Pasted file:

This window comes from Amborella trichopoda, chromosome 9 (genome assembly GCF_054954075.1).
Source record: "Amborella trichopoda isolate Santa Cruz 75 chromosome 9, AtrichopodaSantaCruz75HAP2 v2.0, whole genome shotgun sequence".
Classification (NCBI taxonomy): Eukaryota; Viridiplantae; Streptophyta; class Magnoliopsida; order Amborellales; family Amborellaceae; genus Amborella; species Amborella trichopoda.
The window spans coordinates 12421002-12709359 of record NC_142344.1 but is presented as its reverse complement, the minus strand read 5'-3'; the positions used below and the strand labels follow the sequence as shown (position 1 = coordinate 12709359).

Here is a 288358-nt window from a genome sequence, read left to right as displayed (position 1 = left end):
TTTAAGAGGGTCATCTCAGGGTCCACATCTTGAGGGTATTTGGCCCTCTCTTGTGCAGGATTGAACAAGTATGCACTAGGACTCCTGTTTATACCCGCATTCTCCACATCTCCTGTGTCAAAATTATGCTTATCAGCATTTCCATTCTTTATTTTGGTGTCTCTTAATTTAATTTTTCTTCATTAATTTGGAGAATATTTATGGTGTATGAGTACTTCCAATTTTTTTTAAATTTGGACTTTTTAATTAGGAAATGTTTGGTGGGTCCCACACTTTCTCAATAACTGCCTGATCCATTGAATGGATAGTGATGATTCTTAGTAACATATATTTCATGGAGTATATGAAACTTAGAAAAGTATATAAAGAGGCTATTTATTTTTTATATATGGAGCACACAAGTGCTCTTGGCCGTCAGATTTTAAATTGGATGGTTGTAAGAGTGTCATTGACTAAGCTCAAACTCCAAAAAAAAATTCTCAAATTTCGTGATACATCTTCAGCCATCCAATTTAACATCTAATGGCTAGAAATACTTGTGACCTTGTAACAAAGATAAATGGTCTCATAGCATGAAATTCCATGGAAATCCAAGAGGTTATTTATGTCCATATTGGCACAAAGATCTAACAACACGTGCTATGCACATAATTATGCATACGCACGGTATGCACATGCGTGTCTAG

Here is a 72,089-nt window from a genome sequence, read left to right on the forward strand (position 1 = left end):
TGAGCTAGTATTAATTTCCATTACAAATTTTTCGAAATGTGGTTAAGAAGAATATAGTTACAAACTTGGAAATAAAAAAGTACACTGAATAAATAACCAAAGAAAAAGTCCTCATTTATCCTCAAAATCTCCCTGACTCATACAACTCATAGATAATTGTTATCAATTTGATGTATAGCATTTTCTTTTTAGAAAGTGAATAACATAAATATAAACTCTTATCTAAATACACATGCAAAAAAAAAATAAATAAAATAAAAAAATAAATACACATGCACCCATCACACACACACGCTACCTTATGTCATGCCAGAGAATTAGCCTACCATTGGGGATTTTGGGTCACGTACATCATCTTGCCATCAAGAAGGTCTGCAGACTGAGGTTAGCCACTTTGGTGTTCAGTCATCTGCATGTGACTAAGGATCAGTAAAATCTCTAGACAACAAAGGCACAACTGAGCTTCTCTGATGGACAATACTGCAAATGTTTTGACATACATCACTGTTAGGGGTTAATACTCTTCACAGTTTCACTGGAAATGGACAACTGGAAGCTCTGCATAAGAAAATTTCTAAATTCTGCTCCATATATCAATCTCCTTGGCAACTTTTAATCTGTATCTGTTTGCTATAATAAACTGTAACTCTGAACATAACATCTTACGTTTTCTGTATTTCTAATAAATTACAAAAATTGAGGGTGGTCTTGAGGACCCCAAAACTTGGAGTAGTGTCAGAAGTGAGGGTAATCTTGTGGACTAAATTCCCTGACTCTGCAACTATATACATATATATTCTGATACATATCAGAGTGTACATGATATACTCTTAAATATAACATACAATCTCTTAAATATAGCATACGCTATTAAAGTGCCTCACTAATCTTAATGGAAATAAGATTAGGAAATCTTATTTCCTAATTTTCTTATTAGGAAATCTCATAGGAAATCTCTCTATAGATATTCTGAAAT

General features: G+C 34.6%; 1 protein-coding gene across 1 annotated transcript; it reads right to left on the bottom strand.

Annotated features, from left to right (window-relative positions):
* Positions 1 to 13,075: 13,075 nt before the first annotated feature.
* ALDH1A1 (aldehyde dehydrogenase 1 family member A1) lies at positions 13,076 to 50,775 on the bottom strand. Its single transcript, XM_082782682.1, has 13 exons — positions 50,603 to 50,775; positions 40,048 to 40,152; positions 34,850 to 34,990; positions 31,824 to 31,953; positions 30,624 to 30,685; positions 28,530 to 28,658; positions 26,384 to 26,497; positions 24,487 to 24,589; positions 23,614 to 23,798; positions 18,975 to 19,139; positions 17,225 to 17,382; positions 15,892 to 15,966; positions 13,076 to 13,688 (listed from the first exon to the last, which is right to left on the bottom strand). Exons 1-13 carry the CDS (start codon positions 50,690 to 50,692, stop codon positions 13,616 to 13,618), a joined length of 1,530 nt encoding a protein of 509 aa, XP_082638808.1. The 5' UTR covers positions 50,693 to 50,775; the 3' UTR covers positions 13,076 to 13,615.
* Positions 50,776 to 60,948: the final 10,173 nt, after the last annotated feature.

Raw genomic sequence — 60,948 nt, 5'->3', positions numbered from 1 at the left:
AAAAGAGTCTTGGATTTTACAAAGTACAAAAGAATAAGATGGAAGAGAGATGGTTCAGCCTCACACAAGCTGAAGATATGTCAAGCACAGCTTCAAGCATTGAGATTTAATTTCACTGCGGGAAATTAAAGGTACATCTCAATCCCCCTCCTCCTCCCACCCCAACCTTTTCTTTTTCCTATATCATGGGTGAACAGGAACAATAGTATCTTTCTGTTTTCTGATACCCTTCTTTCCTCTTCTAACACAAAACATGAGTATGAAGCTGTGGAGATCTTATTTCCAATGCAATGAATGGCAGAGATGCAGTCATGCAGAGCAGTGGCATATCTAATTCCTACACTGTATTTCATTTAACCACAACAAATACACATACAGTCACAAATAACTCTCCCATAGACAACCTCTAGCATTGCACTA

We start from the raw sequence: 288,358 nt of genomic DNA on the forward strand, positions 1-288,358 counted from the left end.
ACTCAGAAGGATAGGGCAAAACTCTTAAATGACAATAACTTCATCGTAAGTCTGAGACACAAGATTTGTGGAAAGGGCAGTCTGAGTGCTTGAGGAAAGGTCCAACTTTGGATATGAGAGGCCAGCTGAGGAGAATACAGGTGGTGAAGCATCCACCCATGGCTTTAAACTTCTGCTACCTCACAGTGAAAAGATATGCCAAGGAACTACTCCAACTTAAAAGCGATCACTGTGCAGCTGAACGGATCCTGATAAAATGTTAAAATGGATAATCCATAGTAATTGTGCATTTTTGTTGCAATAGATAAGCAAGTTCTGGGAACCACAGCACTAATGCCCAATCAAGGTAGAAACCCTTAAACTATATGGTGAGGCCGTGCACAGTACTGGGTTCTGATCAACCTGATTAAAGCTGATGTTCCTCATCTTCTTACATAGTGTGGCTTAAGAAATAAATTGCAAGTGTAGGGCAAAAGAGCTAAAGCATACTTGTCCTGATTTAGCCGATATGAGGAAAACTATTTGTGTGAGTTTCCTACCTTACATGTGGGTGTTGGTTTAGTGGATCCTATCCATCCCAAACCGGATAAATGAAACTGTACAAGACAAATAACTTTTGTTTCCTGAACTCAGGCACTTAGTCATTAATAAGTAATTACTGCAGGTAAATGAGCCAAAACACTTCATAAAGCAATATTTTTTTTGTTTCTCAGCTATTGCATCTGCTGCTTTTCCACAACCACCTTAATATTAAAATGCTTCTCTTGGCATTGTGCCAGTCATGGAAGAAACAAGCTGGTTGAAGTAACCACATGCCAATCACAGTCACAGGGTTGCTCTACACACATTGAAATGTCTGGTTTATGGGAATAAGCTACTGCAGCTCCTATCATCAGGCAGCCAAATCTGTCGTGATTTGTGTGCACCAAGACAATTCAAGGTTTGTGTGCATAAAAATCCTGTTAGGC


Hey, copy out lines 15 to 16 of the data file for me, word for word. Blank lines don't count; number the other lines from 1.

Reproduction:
AAAAGAGTCTTGGATTTTACAAAGTACAAAAGAATAAGATGGAAGAGAGATGGTTCAGCCTCACACAAGCTGAAGATATGTCAAGCACAGCTTCAAGCATTGAGATTTAATTTCACTGCGGGAAATTAAAGGTACATCTCAATCCCCCTCCTCCTCCCACCCCAACCTTTTCTTTTTCCTATATCATGGGTGAACAGGAACAATAGTATCTTTCTGTTTTCTGATACCCTTCTTTCCTCTTCTAACACAAAACATGAGTATGAAGCTGTGGAGATCTTATTTCCAATGCAATGAATGGCAGAGATGCAGTCATGCAGAGCAGTGGCATATCTAATTCCTACACTGTATTTCATTTAACCACAACAAATACACATACAGTCACAAATAACTCTCCCATAGACAACCTCTAGCATTGCACTA

We start from the raw sequence: 288,358 nt of genomic DNA on the forward strand, positions 1-288,358 counted from the left end.